Navigation Links
AAP Calls for an End to 'Toxic' Tobacco Content in Hollywood Movies
Date:2/19/2008

CHICAGO, Feb. 19 /PRNewswire-USNewswire/ -- Hollywood movies deliver billions of tobacco impressions to young audiences annually, and this poses one of the gravest threats to U.S. teens, says the American Academy of Pediatrics (AAP). On-screen tobacco recruits 390,000 new teen smokers each year in the U.S alone, and U.S. films take in 58 percent of movie box office sales globally, so this toxic tobacco content is also causing harm around the world. The AAP joins many other health groups in calling on the movie industry to stop toxic tobacco content in films and make youth-rated movies smoke free.

"On-screen tobacco is an enormous risk to our kids," said Renee Jenkins, MD, FAAP, president of AAP. "Movies with tobacco help to recruit one-third to one-half of young smokers in the U.S., and studies overseas find similar effects on young people there."

U.S. films with tobacco imagery -- 75 percent of all U.S. releases -- have delivered an estimated 44 billion tobacco impressions to theater audiences in the United States alone, one quarter of these to children and adolescents. Studio policies so far have not led to substantial changes in mainstream PG-13 tobacco content. Analysis by University of California-San Francisco of the first six months of 2007 finds that Hollywood's tobacco profile is unchanged. Thirty-six percent of G/PG movies, 69 percent of PG-13 movies, and 86 percent of R-rated movies contained tobacco during this period.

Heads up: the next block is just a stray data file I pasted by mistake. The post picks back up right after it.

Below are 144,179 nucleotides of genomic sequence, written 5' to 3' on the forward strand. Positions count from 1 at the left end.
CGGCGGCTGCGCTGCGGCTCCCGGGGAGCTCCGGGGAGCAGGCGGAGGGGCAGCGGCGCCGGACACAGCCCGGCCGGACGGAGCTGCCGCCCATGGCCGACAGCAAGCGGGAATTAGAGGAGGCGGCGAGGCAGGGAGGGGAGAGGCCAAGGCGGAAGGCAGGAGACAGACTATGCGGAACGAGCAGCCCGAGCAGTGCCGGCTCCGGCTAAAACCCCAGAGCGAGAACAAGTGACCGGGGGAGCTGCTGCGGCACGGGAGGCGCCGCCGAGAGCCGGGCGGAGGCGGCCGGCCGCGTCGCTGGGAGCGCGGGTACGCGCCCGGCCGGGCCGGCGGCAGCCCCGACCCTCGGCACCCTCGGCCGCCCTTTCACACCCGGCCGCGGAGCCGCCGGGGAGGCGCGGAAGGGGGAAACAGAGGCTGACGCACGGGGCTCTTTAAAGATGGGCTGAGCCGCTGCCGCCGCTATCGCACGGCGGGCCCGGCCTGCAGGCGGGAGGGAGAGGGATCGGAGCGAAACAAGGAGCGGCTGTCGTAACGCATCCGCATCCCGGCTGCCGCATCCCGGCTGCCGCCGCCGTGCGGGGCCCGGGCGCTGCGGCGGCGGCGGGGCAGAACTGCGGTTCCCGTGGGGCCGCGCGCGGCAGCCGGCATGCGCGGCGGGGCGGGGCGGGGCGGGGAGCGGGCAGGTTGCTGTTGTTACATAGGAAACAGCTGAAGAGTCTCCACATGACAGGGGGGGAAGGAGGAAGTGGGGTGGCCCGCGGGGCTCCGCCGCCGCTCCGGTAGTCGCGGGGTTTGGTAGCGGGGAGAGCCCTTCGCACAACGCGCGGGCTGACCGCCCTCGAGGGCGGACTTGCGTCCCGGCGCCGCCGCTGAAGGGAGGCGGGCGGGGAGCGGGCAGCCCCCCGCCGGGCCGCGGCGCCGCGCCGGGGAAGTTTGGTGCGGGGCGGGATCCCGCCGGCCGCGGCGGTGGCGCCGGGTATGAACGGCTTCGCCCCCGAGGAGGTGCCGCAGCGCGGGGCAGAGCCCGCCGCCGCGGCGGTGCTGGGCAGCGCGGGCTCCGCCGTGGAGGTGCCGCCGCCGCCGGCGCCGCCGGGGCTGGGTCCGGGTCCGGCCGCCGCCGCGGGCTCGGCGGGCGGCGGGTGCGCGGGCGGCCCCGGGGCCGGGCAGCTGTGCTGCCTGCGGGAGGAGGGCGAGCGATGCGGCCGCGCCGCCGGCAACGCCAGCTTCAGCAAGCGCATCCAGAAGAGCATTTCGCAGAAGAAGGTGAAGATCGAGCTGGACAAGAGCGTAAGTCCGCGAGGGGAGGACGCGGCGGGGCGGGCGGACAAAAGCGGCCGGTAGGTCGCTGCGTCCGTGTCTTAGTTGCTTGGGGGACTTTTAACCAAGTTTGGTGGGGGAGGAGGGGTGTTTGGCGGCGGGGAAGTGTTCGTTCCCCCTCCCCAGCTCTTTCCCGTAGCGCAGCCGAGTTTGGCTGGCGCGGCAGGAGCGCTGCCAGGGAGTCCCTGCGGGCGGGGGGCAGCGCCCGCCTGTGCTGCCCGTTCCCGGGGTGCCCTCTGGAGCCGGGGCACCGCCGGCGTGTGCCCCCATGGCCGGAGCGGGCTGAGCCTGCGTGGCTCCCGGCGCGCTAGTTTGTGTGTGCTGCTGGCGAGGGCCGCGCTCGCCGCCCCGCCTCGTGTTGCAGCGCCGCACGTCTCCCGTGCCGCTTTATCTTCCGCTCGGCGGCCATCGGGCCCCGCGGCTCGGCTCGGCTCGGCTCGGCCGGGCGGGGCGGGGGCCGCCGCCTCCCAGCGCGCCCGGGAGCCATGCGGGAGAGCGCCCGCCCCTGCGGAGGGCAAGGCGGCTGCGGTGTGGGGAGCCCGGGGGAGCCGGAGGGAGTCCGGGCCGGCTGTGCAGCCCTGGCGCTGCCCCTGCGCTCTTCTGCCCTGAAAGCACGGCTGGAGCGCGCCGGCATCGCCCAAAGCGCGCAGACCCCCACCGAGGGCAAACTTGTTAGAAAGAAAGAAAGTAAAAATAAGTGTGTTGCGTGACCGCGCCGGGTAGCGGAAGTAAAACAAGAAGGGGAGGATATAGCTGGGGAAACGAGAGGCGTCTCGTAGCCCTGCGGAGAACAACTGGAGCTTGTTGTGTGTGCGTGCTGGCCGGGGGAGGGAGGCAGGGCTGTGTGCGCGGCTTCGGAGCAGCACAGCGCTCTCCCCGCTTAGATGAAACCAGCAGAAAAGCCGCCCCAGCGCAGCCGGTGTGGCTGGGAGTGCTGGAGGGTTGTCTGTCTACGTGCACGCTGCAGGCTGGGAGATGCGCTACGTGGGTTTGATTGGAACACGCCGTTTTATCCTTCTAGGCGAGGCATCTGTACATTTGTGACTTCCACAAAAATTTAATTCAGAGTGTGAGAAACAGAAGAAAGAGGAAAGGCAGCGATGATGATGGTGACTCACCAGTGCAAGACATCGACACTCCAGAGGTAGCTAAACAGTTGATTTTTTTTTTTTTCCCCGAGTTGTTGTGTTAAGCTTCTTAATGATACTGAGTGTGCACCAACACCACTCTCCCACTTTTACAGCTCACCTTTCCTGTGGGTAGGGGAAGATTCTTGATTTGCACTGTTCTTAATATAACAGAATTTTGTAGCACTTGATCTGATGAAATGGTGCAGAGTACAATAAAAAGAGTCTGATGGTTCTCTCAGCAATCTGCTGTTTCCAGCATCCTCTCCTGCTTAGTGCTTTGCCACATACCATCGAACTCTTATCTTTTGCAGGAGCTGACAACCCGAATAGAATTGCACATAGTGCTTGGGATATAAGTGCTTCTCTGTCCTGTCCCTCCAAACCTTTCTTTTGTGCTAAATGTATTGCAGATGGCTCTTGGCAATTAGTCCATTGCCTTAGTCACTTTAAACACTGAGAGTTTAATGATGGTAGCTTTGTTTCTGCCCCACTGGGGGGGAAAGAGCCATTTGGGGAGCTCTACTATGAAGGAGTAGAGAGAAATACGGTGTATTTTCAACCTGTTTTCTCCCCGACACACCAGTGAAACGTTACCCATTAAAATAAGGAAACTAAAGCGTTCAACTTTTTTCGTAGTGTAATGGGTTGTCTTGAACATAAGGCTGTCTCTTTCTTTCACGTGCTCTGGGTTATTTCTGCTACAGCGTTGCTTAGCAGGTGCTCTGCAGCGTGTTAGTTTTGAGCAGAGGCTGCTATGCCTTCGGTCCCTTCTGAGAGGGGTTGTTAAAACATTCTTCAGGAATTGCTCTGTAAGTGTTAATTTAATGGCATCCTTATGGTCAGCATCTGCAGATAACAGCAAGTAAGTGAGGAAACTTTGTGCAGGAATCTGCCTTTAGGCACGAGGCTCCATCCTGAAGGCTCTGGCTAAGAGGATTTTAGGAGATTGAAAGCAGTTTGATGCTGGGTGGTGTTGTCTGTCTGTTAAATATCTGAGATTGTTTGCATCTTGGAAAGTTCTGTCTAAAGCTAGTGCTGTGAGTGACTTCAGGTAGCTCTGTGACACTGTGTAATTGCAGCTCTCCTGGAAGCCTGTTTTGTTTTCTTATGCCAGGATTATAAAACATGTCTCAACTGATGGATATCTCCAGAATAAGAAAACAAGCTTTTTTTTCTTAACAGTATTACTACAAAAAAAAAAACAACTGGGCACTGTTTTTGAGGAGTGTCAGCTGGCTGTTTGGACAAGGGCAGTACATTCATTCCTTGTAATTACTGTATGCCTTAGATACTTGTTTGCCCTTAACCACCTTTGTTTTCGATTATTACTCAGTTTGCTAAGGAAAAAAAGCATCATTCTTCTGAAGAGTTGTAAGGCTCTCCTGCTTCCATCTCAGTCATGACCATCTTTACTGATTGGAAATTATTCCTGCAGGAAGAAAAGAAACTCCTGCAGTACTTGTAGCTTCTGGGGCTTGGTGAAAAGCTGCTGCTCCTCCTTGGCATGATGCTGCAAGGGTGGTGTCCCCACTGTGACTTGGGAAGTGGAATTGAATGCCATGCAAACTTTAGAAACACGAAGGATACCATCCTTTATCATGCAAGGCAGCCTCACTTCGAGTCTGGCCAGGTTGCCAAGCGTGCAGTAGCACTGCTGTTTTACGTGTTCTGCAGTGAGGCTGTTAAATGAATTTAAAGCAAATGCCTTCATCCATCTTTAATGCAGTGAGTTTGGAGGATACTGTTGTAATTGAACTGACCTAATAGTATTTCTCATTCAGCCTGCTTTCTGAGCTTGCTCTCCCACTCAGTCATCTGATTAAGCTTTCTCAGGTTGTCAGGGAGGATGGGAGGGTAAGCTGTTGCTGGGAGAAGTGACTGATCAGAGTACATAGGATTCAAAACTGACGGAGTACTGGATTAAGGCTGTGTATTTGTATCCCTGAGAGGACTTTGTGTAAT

For years, leading U.S. health groups and the United Nations World Health Organization have urged Hollywood to take voluntary steps to reduce teen exposure to tobacco imagery on screen. The AAP urges the entertainment industry to immediately adopt four Smoke Free Movie policies:

1. Rate new smoking movies "R."

Any film that shows or implies tobacco should be rated "R." The only exceptions should be when the presentation of tobacco clearly and unambiguously reflects the dangers and consequences of tobacco use or is necessary to represent the smoking of a real historical figure.

2. Certify no payoffs.

The producers should post a certificate in the closing credits declaring that no one on the production received anything of value (cash money, free cigarettes or other gifts, free publicity, interest-free loans or anything else) from anyone in exchange for using or displaying tobacco. (SFM is working with attorneys on how certification can be made binding and enforceable.)

3. Require strong anti-smoking ads.

Studios and theaters should require a genuinely strong anti-smoking ad (not one produced by a tobacco company) to run before any film with any tobacco presence, in any distribution channel, regardless of its MPAA rating.

4. Stop identifying tobacco brands.

There should be no tobacco brand identification nor the presence of tobacco brand imagery (such as billboards) in the background of any movie scene.

During this week leading up to the 80th Annual Academy Awards on Feb. 24, The AAP and other public health groups from New York and Los Angeles to Liverpool and Sydney seek to raise awareness of the need to detoxify our children's movies, so that parents can choose entertainment that is not pushing tobacco.

"It is critically important that there be genuine, proven-effective, anti-tobacco messages to help protect youth from the influence of media promotion of smoking," said Gil Fuld, MD, FAAP, Chair of the AAP Council on Communications and Media. "The AAP recently asked the five largest DVD retailers (Wal-Mart, Target, Best Buy, Blockbuster and NetFlix) to call for inclusion of effective anti-tobacco spots, hazard labels on DVD packages, and display posters to help alert parents to the hazard of tobacco imagery in movie DVDs."